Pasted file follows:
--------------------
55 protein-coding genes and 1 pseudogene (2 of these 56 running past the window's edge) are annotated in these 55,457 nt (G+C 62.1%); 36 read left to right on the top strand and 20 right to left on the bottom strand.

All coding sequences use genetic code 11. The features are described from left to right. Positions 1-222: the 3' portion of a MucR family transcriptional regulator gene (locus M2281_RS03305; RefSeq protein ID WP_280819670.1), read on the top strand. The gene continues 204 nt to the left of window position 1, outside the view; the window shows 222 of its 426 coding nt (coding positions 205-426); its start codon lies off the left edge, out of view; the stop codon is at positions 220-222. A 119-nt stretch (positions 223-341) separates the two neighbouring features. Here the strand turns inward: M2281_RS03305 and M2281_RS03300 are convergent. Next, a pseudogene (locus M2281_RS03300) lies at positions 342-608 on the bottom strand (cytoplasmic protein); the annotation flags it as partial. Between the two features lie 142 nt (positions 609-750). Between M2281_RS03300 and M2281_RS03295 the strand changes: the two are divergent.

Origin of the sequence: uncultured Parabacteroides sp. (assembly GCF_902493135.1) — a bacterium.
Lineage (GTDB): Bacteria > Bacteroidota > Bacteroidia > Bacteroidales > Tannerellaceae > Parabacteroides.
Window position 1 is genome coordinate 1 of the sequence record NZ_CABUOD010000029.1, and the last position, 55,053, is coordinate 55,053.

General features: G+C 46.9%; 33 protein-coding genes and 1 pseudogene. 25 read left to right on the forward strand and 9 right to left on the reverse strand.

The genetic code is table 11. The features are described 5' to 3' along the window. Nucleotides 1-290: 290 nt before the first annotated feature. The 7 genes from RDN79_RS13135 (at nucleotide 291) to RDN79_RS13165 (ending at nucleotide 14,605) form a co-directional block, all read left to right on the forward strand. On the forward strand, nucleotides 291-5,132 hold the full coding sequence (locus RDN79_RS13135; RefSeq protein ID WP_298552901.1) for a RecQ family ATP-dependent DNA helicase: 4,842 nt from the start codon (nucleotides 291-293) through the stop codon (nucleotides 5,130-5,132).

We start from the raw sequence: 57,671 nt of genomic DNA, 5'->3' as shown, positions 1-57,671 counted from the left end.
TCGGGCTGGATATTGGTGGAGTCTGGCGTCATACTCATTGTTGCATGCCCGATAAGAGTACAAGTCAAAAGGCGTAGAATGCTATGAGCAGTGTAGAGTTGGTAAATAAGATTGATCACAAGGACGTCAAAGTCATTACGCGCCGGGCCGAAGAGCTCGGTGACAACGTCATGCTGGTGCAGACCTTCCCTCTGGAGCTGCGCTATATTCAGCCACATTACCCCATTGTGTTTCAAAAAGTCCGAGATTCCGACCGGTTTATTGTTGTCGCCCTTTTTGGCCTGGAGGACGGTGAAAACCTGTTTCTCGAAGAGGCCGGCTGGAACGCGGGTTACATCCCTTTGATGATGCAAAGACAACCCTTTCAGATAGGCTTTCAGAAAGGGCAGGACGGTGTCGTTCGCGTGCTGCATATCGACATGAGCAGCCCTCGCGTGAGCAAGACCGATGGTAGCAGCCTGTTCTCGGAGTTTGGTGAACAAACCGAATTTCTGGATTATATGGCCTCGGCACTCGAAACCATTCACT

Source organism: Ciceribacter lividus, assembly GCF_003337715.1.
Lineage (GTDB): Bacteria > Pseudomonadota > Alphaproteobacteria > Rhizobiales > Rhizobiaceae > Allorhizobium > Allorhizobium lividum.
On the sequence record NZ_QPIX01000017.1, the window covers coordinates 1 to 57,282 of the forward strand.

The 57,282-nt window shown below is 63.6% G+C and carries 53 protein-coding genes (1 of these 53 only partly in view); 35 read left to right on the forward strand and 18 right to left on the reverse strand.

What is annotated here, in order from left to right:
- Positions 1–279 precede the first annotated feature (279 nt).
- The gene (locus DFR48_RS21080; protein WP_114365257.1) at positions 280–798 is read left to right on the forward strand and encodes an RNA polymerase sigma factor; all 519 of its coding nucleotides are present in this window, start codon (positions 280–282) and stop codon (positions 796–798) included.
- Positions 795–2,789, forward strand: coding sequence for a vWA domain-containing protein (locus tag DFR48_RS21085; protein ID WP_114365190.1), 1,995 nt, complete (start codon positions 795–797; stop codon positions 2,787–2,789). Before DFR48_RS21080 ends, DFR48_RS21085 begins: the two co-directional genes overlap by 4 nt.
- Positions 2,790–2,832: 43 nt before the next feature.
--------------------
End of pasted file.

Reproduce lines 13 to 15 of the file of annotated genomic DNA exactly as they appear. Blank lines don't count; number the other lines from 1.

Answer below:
The 57,282-nt window shown below is 63.6% G+C and carries 53 protein-coding genes (1 of these 53 only partly in view); 35 read left to right on the forward strand and 18 right to left on the reverse strand.

What is annotated here, in order from left to right:
- Positions 1–279 precede the first annotated feature (279 nt).